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Win-chiat Lee
Wake Forest University
  1. International Crimes and Universal Jurisdiction.Win-Chiat Lee - 2010 - In Larry May & Zachary Hoskins (eds.), International Criminal Law and Philosophy. Cambridge University Press.
     
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  2. Introduction.Win-Chiat Lee & Ann Cudd - 2016 - In Win-Chiat Lee & Ann Cudd (eds.), Citizenship and Immigration - Borders, Migration and Political Membership in a Global Age. Springer Verlag.
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    Cosmopolitanism with Room for Nationalism.Win-Chiat Lee - 2012 - Journal of Moral Philosophy 9 (2):279-293.
    Gillian Brock attempts to reconcile cosmopolitanism with nationalism in Global Justice: A Cosmopolitan Account . She claims that her cosmopolitanism leaves room for legitimate nationalism. I argue that her cosmopolitanism is not only a theory of global justice, but also a general theory of justice, according to which what justice may demand of us is fundamentally global in nature. As such, Brock's cosmopolitanism cannot accommodate nationalism in the overall structure of what justice may demand of us, but has to relegate (...)
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    Personal Identity, the Temporality of Agency, and Moral Responsibility.Win-Chiat Lee - 1990 - Auslegung 16 (1):17-29.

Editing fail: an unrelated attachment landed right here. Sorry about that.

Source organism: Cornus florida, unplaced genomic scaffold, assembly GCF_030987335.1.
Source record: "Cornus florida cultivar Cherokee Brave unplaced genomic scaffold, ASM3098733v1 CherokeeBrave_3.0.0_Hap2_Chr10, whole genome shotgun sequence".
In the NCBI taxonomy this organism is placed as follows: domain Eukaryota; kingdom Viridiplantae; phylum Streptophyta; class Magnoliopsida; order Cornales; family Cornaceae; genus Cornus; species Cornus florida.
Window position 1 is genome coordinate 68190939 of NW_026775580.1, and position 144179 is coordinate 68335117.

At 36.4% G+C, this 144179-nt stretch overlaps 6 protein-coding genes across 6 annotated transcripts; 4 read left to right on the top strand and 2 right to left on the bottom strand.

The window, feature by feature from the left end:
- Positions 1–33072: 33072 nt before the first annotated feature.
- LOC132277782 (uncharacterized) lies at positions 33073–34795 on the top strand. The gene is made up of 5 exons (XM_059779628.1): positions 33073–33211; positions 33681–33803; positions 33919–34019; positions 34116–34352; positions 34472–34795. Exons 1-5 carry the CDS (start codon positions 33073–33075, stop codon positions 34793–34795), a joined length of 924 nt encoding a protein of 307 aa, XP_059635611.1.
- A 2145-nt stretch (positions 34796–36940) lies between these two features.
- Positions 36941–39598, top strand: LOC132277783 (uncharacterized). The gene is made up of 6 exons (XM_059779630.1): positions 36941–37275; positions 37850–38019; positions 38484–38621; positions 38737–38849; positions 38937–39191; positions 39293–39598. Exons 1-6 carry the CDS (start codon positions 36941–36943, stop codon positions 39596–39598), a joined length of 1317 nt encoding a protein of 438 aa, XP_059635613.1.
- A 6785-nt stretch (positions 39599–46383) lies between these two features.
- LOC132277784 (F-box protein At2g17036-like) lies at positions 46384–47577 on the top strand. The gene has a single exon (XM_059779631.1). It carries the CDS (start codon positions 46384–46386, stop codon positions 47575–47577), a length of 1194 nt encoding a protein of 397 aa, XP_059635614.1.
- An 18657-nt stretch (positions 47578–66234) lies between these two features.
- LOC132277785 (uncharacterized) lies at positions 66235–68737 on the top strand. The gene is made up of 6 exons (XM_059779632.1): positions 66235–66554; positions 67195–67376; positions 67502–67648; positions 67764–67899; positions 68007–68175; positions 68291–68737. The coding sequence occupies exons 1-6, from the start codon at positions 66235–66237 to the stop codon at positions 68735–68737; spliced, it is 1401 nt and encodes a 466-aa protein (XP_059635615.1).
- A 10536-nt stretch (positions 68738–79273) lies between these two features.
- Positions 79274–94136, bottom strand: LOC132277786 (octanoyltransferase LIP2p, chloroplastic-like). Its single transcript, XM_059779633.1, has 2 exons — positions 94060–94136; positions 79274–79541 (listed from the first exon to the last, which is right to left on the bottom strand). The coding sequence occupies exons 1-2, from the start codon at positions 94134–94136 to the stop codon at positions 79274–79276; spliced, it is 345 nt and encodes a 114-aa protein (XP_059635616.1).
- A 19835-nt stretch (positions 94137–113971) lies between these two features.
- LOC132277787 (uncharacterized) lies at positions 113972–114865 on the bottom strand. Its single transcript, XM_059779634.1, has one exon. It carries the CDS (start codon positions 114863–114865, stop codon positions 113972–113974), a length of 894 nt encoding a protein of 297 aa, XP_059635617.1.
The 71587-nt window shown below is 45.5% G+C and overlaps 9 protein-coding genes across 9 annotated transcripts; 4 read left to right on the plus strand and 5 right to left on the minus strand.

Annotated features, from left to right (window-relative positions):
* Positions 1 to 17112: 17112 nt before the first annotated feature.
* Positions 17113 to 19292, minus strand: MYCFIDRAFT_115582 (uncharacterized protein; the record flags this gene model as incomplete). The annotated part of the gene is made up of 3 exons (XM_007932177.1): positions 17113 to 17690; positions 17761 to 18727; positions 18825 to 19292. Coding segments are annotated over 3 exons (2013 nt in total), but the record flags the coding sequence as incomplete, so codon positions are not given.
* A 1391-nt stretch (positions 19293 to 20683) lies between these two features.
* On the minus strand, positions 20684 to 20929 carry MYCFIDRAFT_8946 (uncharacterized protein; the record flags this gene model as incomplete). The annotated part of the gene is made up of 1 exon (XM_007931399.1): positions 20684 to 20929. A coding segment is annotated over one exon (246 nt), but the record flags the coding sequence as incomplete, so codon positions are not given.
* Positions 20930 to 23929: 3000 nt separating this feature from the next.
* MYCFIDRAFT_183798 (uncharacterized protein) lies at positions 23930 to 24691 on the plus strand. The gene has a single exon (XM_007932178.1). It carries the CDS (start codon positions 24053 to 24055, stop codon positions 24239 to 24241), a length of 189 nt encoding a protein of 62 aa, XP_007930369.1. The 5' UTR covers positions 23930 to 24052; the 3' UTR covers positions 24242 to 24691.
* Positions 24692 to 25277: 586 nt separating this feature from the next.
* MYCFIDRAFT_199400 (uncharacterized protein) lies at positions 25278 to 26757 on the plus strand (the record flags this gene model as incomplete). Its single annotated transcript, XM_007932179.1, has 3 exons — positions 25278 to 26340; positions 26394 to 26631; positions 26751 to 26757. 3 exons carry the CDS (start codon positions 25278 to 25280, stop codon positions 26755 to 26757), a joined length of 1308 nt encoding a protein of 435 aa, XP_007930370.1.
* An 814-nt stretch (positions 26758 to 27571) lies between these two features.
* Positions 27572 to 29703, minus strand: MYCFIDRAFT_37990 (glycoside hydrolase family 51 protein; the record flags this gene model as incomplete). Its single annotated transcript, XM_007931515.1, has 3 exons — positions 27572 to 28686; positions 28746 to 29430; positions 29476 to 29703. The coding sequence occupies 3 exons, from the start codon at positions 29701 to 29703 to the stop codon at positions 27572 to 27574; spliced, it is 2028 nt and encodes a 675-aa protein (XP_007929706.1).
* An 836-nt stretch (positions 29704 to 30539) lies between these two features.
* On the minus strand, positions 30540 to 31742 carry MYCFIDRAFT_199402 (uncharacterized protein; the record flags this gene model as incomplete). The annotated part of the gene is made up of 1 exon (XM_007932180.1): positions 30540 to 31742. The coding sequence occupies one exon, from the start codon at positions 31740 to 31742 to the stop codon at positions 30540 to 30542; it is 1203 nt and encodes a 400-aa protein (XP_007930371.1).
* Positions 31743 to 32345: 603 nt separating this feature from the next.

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    Citizenship and Immigration - Borders, Migration and Political Membership in a Global Age.Win-Chiat Lee & Ann Cudd (eds.) - 2016 - Springer Verlag.
    This work offers a timely philosophical analysis of interrelated normative questions concerning immigration and citizenship in relation to the global context of multiple nation states. In it, philosophers and scholars from the social sciences address both fundamental questions in moral and political philosophy as well as specific issues concerning policy. Topics covered in this volume include: the concept and the role of citizenship, the equal rights and representation of citizens, general moral frameworks for addressing immigration issues, the duty to obey (...)
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    Statutory Interpretation and the Counterfactual Test for Legislative Intention.Win-Chiat Lee - 1989 - Law and Philosophy 8 (3):383-404.
    In this paper I examine the counterfactual test for legislative intention as used in Riggs v. Palmer. The distinction between the speaker's meaning approach and the constructive interpretation approach to statutory interpretation, as made by Dworkin in Law's Empire, is explained. I argue that Dworkin underestimates the potential of the counterfactual test in making the speaker's meaning approach more plausible. I also argue that Dworkin's reasons for rejecting the counterfactual test, as proposed in Law's Empire, are either too weak or (...)
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    Review of David Boonin, A Defense of Abortion[REVIEW]Win-chiat Lee - 2003 - Notre Dame Philosophical Reviews 2003 (4).
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    The Judgeship of All Citizens: Dworkin’s Protestantism About Law.Win-Chiat Lee - 2015 - Law and Philosophy 34 (1):23-53.
    This article gives an account of what Ronald Dworkin calls ‘the protestant attitude’ towards law. Dworkin’s protestantist claim that the interpretive attitude towards law is to be taken not only by judges, but also by ordinary citizens is explained and defended. The account of Dworkin’s protestantism about law in this article is not based on his more general protestantist view about the interpretation of social practices, but, rather, on the nature of authoritative statements of the law in Dworkin’s theory of (...)
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